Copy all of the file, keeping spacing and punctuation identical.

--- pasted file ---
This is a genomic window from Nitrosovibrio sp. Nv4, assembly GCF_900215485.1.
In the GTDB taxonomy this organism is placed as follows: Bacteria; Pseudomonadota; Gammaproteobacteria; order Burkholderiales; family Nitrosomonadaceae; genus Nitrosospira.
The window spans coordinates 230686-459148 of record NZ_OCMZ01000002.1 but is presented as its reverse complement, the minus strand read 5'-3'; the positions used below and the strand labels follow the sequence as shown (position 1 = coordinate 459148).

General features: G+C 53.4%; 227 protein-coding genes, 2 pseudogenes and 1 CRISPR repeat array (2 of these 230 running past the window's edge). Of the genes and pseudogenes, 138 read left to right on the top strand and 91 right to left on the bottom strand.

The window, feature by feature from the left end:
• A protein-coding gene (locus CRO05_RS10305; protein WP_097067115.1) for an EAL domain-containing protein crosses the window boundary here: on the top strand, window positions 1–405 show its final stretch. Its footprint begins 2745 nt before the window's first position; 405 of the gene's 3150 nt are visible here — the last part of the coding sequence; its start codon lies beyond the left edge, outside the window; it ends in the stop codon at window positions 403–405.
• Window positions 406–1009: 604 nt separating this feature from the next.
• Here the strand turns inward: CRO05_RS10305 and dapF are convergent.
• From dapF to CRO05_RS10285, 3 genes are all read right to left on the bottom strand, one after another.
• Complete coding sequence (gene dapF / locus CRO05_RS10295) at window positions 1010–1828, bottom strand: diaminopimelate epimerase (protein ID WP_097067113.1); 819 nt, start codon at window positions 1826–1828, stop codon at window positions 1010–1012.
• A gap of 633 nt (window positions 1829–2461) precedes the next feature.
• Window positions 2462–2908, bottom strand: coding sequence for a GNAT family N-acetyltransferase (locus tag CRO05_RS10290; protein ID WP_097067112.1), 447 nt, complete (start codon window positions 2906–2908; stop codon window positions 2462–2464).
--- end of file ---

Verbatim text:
This is a genomic window from Nitrosovibrio sp. Nv4, assembly GCF_900215485.1.
In the GTDB taxonomy this organism is placed as follows: Bacteria; Pseudomonadota; Gammaproteobacteria; order Burkholderiales; family Nitrosomonadaceae; genus Nitrosospira.
The window spans coordinates 230686-459148 of record NZ_OCMZ01000002.1 but is presented as its reverse complement, the minus strand read 5'-3'; the positions used below and the strand labels follow the sequence as shown (position 1 = coordinate 459148).

General features: G+C 53.4%; 227 protein-coding genes, 2 pseudogenes and 1 CRISPR repeat array (2 of these 230 running past the window's edge). Of the genes and pseudogenes, 138 read left to right on the top strand and 91 right to left on the bottom strand.

The window, feature by feature from the left end:
• A protein-coding gene (locus CRO05_RS10305; protein WP_097067115.1) for an EAL domain-containing protein crosses the window boundary here: on the top strand, window positions 1–405 show its final stretch. Its footprint begins 2745 nt before the window's first position; 405 of the gene's 3150 nt are visible here — the last part of the coding sequence; its start codon lies beyond the left edge, outside the window; it ends in the stop codon at window positions 403–405.
• Window positions 406–1009: 604 nt separating this feature from the next.
• Here the strand turns inward: CRO05_RS10305 and dapF are convergent.
• From dapF to CRO05_RS10285, 3 genes are all read right to left on the bottom strand, one after another.
• Complete coding sequence (gene dapF / locus CRO05_RS10295) at window positions 1010–1828, bottom strand: diaminopimelate epimerase (protein ID WP_097067113.1); 819 nt, start codon at window positions 1826–1828, stop codon at window positions 1010–1012.
• A gap of 633 nt (window positions 1829–2461) precedes the next feature.
• Window positions 2462–2908, bottom strand: coding sequence for a GNAT family N-acetyltransferase (locus tag CRO05_RS10290; protein ID WP_097067112.1), 447 nt, complete (start codon window positions 2906–2908; stop codon window positions 2462–2464).